Call for pet-blood donations

Neal O'Connor (Head Vet, PVS Emergency Care) with Floyd (12) the Labrador & Leah (2) Weimarama.
Neal O'Connor (Head Vet, PVS Emergency Care) with Floyd (12) the Labrador & Leah (2) Weimarama.

Owner Cherie Baxter said the dog collapsed at her home because of a tumour on the organ.

‘He had to go into emergency surgery to have that removed and due to the blood loss needed the transfusion,’ she said.

‘It was life-saving essentially because he was passing.’

Floyd has been diagnosed with haemangiosarcoma ” an aggressive form of cancer.

Perth Vet Specialists (PVS) Emergency Care, who treated Floyd, is desperately seeking blood from donor dogs in the western suburbs, where many of their patients reside.

Traditionally, emergency practices have collected donations from racing greyhounds, set to be put down, for use in surgery.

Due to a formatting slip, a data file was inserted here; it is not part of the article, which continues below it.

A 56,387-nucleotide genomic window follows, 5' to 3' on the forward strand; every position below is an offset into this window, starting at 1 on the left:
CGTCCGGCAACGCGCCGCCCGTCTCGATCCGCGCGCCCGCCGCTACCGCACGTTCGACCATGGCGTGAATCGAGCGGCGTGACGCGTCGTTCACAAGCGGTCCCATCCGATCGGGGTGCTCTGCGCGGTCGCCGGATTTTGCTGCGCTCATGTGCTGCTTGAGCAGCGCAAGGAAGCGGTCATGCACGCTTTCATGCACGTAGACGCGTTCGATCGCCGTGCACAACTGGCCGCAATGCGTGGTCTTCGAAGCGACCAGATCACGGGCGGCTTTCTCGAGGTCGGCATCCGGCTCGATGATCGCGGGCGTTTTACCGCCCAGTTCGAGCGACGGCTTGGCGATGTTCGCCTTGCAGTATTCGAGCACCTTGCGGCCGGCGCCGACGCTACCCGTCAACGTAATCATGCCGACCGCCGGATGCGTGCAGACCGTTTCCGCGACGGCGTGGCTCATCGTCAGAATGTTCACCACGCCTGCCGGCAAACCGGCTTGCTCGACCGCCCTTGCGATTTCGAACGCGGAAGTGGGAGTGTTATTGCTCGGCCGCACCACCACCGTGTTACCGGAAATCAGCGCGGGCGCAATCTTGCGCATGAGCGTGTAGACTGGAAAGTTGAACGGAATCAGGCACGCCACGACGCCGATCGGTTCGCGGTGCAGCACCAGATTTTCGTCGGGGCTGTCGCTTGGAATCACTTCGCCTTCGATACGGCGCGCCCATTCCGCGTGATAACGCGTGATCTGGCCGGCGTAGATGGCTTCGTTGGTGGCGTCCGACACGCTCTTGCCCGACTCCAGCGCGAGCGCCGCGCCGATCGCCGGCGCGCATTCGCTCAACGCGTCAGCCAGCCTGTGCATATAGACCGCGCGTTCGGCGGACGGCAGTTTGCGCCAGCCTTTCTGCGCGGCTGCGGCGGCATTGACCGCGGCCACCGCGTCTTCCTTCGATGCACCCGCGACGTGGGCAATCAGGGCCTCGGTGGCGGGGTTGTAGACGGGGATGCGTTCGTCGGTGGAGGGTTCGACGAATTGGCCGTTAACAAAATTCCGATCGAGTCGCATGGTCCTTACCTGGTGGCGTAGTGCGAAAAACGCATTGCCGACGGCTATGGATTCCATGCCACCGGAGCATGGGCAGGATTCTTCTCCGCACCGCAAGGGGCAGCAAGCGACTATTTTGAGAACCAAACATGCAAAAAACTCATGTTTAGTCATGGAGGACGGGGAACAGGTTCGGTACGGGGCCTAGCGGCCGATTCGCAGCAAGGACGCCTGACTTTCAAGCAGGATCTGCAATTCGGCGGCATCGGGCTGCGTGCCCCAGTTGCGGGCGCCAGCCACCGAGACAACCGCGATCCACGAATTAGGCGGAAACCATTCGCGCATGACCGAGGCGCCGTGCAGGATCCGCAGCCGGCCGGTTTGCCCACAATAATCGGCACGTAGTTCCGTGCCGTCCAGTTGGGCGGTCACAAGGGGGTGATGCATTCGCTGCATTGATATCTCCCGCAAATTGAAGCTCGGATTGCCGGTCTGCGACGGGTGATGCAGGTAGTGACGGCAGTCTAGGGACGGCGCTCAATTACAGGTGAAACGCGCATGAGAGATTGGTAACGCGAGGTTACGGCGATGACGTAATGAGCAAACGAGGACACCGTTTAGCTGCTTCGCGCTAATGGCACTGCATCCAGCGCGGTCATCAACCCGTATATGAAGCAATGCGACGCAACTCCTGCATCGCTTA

However, head vet Neal O’Connor said their emergency care service wanted to launch a register of local dogs as an alternative method to boost stocks.

‘Our biggest reason for giving blood is an operation where a lot of blood has been lost ” usually surgery inside the stomach, spleen or liver,’ he said.

‘Some dogs will come in and they’ve already started to bleed into their stomach because they have a tumour like what Floyd had, so by the time he came in he had a belly full of blood.

‘This really could be a matter of life or death.’

He said canine blood could be stored for about three weeks but a regular supply was needed. Blood can be taken from an animal every three months.

‘Most donors on our list at the moment are hospital staff who have brought their own dogs in but we just don’t have enough of those,’ he said.

Dr O’Connor said that as an incentive they were offering to provide free blood screenings and typing for dogs that donated. Ms Baxter said she would register any healthy dogs she owned in the future.

Opinion and cartoon, page 8